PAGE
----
The second IDF law of shooting concerned the five points of contact between the body and carbine: shoulder, strong hand, cheek to stock, support-arm forearm to magazine and support hand to forend. Instructors used the IDF standing position to demonstrate the importance of the five points of contact. The support-arm forearm’s hold against the magazine was the biggest distinguishing point. In fact, the IDF Tavor rifle specifically incorporates a triggerguard design that interfaces with the forearm. With ARs, the magazine contacts the forearm.
Next, instructors detailed the breathing cycle. Participants were urged to break the shot when their lungs were empty. This serves as a natural pause in the respiratory cycle with the least amount of tension.
Then, Hartman instructed shooters on finding a natural zero position. Participants used the sitting position for Hartman to demonstrate its importance. The angle from the body to the target and the position of the legs are crucial. Hartman explained how IDF units would sit for hours in this position in preparation for ambush operations. The soundness of the position was obvious after setting up and then closing your eyes. Upon opening your eyes, the Hartman MH1’s reticle was still on target.
Hartman then discussed aiming: focusing on the front sight, the target, then the front sight again before squeezing the trigger. He emphasized having a solid lock on the front sight when breaking the shot.
Even the trigger-pull method is dictated in the sixth IDF law of shooting. The trigger is pulled straight back with only the trigger finger moving in a way to provide a surprise break. The second joint of the finger is used with Glocks, ARs, AKs and other types of weapons while the tip of the finger is used for precision rifles. The manipulation of the trigger is done to provide a conscious reset without having to remove the finger from the face of the trigger. Nothing escaped Hartman’s eye about what’s required to accurately place rounds on target.
The seventh IDF law of shooting is calling the shot via follow-through. This reinforced the need for a solid and stable shooting position in which recoil is controlled and repeatable. This allows the shooter to ride the muzzle rise in a way that brings the muzzle back on target quickly.
With the IDF laws of shooting serving as guidelines, Hartman moved the class through the prone, standing, kneeling and sitting positions. The instruction mixed in night shooting, firing while moving, transitioning between positions, malfunction techniques and forays into one of Altair’s CQB shoothouses.
The IDF silhouette, shoulder and head targets were introduced and described. The Triumph Systems Threat Down targets, Pivotal Trainers and Pop Packs added another nice touch. As mentioned, CAA Micro RONIs—carbine and stabilizing brace versions—assisted with the training. The Hartman MH1 sight was mounted on Altair-provided ARs as well as the stabilizer-braced RONIs. Steel and paper targets were set at 25 and 35 yards. Instructors called out various IDF positions, with students broken into small groups for better supervision by the instructors. Hartman was a constant presence, working his way up and down the line and demonstrating various positions and drills.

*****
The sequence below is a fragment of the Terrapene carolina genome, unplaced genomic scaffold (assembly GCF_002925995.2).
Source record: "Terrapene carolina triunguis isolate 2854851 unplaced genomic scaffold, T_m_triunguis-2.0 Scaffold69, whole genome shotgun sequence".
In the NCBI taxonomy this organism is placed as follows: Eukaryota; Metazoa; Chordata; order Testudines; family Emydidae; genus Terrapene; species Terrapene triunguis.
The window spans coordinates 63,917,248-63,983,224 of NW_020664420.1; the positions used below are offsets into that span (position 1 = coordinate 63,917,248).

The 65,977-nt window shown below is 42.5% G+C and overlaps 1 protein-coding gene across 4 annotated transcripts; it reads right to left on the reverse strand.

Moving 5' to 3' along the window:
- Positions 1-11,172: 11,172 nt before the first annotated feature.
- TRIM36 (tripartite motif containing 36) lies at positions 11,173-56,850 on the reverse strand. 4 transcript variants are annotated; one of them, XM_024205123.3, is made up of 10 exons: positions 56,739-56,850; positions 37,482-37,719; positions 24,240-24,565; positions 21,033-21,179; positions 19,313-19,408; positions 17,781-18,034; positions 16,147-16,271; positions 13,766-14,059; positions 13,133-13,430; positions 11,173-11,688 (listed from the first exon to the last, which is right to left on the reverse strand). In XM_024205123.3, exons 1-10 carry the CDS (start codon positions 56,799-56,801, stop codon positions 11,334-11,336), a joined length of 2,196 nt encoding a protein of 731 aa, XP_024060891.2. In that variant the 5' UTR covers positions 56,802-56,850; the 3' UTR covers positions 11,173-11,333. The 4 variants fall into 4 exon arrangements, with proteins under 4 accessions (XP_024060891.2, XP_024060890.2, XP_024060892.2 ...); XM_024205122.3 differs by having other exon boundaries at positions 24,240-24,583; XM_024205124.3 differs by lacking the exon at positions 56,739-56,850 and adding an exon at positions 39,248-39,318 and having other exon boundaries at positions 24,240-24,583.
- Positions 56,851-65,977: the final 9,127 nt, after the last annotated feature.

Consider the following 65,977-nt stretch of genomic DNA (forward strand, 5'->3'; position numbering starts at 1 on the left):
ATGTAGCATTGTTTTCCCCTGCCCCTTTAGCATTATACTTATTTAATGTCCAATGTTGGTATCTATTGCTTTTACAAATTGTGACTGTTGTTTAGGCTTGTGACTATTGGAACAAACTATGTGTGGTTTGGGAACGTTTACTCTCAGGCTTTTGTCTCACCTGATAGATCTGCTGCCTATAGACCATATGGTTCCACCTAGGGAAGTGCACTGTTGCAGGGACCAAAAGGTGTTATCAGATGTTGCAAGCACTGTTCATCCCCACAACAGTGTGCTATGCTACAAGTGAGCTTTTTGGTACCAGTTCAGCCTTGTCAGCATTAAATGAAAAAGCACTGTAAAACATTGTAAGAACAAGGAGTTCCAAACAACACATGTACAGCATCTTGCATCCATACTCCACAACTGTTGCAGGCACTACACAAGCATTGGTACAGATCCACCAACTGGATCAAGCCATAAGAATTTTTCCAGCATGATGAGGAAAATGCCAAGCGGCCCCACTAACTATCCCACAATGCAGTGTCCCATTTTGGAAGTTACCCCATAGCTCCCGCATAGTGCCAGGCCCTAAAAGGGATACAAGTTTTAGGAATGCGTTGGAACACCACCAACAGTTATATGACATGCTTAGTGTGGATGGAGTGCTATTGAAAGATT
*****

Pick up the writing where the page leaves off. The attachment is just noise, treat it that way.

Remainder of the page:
Putting It All Together
When asked how best to master the IDF laws of shooting, Hartman didn’t hesitate. “No matter the position, do not move your eyes from the target,” he said. “Even when bringing the rifle/carbine into firing position. Bring the weapon to your eye level. Do not lower your head/eyes to the stock.”
Hartman also urged diligent dry practice. The IDF uses hours, even days, of dry-fire drills. “Practice, practice, practice until positions and the IDF laws of shooting are smooth and automatic.”
The CAA/Hartman training proved a great chance to refresh or remedy training deficiencies. Hartman’s credentials lend legitimacy to his methods. Just as important as his credentials and background, Hartman is a dynamic instructor with a unique flair. That’s applicable in the way he encourages or points out flaws in a student’s methods on the range. He readily mixes anecdotes into his instruction. Hartman is all business while maintaining a good sense of humor. That relaxes attendees and eases any unfound concerns of performance anxiety, which only add to student stress. His instruction technique, as proven by more than 500,000 IDF soldiers and thousands of U.S. troops, is flexible, allowing for analysis of a class’s strengths and weaknesses, with extra attention to correcting weaknesses.
A word about gear used during the fast-paced course: During the three days thousands of handgun and rifle rounds were fired downrange. Shooters experienced no issues with the Micro RONIs and Hartman MH1 sights. This serves as a solid testament to CAA and Hartman’s quality products.
For More information
This article was originally published in the May/June 2017 issue of “Tactical Weapons.” To order a copy and subscribe to the magazine, visit outdoorgroupstore.com.